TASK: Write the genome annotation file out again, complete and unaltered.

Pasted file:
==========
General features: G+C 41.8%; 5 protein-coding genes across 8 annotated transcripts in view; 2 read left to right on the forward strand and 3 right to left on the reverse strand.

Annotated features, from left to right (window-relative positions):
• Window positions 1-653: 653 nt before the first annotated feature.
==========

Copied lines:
General features: G+C 41.8%; 5 protein-coding genes across 8 annotated transcripts in view; 2 read left to right on the forward strand and 3 right to left on the reverse strand.

Annotated features, from left to right (window-relative positions):
• Window positions 1-653: 653 nt before the first annotated feature.